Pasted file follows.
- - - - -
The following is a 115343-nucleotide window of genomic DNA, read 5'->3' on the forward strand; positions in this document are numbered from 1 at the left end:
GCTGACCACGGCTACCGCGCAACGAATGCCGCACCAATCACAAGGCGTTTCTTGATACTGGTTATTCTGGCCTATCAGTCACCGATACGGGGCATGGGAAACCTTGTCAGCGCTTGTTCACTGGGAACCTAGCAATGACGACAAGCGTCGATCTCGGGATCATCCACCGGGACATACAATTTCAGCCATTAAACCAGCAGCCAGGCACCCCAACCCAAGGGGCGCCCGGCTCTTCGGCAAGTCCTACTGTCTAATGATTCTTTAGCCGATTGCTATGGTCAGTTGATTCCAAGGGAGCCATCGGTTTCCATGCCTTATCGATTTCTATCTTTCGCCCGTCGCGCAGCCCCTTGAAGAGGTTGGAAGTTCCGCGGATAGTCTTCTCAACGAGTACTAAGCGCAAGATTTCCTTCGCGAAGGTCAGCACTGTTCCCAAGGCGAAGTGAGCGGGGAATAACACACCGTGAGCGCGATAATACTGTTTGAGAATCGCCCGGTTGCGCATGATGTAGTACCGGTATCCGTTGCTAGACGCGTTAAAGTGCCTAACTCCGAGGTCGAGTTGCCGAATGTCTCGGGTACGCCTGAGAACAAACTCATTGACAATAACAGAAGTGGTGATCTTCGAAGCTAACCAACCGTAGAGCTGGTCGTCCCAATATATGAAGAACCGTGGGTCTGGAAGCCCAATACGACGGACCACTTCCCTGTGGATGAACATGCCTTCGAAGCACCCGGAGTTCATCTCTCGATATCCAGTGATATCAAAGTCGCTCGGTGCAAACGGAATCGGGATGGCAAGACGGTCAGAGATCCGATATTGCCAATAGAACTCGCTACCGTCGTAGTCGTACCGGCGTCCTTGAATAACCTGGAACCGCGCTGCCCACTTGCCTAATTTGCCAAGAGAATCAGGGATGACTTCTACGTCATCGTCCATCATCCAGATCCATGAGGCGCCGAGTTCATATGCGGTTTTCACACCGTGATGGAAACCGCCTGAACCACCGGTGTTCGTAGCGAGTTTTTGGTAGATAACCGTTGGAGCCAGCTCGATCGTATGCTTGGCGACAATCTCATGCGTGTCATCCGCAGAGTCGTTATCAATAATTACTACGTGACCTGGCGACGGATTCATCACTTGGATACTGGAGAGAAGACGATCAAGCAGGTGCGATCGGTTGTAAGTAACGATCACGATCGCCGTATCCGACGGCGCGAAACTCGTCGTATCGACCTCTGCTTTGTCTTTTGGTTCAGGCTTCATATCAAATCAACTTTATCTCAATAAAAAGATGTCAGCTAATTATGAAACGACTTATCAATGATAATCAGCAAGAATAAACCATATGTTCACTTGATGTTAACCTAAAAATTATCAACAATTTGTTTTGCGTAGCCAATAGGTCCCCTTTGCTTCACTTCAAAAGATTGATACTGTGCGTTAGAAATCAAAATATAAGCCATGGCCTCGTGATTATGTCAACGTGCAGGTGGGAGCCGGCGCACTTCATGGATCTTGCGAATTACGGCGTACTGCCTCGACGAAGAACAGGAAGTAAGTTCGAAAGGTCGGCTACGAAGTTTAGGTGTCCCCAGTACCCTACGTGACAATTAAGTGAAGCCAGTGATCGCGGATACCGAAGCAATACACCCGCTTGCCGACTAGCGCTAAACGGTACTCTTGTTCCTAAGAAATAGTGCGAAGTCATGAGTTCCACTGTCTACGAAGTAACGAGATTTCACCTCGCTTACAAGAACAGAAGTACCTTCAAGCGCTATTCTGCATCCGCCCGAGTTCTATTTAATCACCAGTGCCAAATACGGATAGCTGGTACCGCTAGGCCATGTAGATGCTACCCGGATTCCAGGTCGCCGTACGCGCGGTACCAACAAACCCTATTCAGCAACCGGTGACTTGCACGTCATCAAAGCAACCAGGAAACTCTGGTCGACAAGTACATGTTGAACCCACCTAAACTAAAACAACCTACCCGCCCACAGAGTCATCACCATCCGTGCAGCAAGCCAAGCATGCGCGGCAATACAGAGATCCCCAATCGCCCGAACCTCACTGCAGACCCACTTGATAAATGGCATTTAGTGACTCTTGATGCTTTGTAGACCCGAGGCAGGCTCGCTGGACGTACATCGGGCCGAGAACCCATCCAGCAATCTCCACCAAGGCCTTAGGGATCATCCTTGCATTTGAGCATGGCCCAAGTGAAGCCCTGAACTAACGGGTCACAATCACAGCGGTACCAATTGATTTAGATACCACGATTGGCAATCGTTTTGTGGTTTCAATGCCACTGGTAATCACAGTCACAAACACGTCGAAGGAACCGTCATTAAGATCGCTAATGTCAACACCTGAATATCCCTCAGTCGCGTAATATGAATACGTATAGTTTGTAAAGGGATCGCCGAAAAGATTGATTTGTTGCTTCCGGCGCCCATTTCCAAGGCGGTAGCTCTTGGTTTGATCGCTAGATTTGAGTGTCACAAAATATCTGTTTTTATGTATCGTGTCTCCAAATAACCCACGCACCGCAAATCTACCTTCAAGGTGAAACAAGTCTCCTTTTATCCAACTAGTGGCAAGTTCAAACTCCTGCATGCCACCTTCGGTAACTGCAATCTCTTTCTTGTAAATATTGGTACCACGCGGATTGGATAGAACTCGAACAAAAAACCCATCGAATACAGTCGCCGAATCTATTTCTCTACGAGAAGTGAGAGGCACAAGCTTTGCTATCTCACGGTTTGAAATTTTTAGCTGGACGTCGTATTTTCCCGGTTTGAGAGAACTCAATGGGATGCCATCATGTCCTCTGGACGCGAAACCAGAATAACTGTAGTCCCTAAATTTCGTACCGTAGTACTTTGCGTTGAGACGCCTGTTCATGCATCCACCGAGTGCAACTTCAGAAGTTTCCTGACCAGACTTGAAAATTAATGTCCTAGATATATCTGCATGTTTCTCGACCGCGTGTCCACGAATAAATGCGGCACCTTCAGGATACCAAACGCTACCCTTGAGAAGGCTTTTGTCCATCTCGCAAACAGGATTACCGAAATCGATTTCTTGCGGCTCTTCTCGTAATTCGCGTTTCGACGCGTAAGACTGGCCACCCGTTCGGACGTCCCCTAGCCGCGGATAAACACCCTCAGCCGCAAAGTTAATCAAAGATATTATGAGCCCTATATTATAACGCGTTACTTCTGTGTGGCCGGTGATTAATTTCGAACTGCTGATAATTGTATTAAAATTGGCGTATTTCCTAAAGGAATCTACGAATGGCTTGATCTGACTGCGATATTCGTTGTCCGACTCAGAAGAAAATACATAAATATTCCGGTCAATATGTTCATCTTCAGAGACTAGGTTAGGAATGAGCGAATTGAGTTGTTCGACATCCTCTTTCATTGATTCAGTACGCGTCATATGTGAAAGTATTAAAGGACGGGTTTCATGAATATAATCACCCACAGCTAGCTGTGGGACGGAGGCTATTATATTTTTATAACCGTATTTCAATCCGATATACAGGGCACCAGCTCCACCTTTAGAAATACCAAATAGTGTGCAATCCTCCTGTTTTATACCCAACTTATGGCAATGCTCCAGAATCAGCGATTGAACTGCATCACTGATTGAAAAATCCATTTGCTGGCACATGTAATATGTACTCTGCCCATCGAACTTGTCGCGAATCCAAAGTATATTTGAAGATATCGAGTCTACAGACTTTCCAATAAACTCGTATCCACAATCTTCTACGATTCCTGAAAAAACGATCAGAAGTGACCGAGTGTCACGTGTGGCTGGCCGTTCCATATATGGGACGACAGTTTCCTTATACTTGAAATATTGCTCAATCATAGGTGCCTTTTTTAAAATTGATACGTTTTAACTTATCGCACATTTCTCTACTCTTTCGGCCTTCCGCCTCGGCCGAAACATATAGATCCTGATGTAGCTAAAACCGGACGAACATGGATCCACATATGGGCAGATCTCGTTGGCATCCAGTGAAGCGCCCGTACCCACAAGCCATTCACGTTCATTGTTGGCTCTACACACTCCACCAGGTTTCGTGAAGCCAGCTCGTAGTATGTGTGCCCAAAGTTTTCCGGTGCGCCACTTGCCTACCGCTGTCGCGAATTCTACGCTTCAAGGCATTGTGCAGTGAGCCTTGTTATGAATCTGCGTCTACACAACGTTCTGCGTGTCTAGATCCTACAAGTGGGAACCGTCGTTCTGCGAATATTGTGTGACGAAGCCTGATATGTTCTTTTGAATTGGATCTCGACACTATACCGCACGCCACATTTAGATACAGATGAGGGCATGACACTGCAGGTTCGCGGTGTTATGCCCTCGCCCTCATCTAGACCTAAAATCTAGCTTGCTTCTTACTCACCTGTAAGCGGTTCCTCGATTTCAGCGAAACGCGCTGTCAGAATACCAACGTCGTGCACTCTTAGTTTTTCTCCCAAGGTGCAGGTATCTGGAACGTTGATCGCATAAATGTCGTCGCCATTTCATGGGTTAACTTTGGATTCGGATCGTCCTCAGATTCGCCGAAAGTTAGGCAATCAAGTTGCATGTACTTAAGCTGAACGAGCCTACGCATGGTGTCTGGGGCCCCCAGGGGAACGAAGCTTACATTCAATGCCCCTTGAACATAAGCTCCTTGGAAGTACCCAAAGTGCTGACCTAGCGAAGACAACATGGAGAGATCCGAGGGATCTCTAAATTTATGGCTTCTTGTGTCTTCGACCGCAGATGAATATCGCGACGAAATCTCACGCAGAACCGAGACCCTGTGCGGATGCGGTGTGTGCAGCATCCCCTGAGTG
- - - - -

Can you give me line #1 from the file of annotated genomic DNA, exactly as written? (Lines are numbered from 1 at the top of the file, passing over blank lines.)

The following is a 115343-nucleotide window of genomic DNA, read 5'->3' on the forward strand; positions in this document are numbered from 1 at the left end: